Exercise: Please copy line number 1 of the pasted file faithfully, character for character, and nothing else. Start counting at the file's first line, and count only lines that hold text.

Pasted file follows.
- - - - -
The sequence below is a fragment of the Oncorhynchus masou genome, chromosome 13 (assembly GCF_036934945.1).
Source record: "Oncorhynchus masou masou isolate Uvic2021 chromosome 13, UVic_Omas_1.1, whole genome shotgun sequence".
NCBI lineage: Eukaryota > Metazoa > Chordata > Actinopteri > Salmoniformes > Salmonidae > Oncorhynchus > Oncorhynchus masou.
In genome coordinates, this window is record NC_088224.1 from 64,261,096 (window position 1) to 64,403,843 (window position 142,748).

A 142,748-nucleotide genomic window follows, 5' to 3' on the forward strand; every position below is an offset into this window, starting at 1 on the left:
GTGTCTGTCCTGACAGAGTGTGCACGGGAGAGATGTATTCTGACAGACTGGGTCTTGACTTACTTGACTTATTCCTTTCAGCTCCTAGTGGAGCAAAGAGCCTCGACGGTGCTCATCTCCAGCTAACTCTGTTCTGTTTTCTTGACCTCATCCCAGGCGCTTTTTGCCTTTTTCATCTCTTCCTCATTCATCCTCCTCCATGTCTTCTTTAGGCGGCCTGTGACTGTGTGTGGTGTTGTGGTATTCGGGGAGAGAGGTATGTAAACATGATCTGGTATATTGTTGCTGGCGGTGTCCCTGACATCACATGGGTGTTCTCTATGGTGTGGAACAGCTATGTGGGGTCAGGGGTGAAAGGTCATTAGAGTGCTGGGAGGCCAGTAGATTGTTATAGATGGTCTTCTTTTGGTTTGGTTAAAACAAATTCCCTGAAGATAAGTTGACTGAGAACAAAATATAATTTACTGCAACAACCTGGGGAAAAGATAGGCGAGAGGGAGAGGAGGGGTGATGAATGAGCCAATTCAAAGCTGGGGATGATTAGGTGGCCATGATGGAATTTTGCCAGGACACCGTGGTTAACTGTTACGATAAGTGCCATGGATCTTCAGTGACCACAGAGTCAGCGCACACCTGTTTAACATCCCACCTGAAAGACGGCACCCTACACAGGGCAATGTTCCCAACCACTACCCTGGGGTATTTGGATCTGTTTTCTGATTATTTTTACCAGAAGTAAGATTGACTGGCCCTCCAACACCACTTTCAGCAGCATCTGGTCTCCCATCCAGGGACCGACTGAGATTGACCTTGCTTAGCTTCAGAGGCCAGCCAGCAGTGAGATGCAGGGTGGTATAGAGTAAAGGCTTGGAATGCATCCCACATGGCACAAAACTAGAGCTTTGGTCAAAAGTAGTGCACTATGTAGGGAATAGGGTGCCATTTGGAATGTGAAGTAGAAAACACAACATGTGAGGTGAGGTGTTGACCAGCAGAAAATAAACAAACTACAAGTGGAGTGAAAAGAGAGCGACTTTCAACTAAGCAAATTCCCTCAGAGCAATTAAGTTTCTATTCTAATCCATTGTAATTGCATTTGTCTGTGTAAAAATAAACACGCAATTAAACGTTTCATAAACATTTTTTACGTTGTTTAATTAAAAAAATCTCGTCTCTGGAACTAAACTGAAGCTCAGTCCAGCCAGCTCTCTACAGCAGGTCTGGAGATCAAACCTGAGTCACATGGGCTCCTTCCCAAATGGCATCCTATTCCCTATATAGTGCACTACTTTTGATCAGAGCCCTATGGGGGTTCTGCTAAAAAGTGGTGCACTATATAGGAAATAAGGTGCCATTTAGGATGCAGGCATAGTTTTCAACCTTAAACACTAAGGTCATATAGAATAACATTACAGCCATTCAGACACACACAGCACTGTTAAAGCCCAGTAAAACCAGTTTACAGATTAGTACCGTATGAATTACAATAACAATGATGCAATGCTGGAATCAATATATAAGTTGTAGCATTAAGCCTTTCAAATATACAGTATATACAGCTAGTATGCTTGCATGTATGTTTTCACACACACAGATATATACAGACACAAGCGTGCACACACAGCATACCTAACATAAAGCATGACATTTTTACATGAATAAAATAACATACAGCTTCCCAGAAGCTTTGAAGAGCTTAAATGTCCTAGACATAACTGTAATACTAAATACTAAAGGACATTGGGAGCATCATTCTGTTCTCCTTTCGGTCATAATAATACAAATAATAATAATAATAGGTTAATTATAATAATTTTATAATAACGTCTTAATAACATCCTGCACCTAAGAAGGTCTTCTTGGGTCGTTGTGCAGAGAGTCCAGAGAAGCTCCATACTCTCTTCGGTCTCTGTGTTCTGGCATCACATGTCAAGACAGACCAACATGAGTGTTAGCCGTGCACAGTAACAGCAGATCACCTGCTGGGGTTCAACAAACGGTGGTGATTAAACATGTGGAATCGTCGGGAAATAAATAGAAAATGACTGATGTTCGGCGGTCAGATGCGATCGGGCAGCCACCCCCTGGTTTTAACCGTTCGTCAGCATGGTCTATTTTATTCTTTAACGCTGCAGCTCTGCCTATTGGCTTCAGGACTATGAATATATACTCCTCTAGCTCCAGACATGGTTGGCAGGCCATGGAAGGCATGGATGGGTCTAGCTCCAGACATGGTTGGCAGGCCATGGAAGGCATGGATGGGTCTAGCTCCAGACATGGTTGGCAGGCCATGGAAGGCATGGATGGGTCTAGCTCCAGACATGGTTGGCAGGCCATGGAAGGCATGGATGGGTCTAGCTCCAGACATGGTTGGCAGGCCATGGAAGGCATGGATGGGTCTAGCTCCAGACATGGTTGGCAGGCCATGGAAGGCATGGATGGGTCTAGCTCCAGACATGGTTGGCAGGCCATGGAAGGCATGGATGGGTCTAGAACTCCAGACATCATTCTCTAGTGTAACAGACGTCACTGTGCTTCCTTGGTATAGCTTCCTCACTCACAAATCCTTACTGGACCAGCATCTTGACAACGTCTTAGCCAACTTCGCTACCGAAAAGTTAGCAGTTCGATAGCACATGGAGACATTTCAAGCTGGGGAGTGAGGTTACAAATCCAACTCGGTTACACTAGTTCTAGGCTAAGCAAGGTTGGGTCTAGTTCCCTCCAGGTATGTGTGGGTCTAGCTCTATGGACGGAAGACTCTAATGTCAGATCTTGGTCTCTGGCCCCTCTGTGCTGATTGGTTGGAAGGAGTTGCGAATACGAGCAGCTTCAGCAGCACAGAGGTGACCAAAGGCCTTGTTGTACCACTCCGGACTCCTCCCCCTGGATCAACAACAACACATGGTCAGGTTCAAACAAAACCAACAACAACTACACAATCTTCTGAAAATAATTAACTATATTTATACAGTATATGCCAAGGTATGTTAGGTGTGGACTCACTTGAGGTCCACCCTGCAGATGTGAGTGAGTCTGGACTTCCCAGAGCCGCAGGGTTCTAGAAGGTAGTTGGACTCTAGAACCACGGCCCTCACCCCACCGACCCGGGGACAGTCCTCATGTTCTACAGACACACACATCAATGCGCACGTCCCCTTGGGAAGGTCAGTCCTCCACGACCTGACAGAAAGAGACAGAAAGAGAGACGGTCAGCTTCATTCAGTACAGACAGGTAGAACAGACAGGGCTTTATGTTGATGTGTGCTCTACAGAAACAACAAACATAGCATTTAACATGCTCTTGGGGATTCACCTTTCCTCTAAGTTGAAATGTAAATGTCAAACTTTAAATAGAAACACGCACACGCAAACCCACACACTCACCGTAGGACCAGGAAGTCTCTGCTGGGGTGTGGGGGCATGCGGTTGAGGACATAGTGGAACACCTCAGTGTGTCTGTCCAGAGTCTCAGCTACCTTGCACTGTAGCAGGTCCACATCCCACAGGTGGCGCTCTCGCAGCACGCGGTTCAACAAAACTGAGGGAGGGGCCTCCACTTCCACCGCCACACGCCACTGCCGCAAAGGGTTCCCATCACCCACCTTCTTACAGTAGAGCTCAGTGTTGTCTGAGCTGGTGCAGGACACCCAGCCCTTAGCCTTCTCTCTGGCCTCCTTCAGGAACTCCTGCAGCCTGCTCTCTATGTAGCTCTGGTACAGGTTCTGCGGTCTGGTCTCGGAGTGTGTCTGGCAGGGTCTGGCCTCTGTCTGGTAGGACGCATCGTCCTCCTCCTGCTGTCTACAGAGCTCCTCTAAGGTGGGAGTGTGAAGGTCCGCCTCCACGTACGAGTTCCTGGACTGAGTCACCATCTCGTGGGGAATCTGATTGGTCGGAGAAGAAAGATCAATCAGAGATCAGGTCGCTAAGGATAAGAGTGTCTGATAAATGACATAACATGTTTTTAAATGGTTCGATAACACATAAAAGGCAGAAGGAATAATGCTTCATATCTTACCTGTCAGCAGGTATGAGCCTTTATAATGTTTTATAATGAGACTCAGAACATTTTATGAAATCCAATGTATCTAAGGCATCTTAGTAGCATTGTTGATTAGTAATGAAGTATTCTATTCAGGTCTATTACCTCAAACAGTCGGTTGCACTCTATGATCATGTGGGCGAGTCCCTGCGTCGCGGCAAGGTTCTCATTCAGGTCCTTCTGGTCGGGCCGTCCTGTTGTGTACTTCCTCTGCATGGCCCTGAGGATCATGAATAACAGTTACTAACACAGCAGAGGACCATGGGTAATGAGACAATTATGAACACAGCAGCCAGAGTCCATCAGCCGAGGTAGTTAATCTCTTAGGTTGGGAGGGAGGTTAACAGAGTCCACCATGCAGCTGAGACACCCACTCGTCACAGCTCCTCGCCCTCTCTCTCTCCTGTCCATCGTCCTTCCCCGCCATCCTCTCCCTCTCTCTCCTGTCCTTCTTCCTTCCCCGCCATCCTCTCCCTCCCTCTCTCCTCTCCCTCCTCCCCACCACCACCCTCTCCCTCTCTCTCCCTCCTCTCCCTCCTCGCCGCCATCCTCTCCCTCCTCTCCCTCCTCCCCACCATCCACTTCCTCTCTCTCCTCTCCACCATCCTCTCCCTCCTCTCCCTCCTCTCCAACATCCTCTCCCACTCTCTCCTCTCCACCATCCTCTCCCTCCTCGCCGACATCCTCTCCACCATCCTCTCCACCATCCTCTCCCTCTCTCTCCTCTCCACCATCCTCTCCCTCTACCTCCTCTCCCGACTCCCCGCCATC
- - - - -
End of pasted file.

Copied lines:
The sequence below is a fragment of the Oncorhynchus masou genome, chromosome 13 (assembly GCF_036934945.1).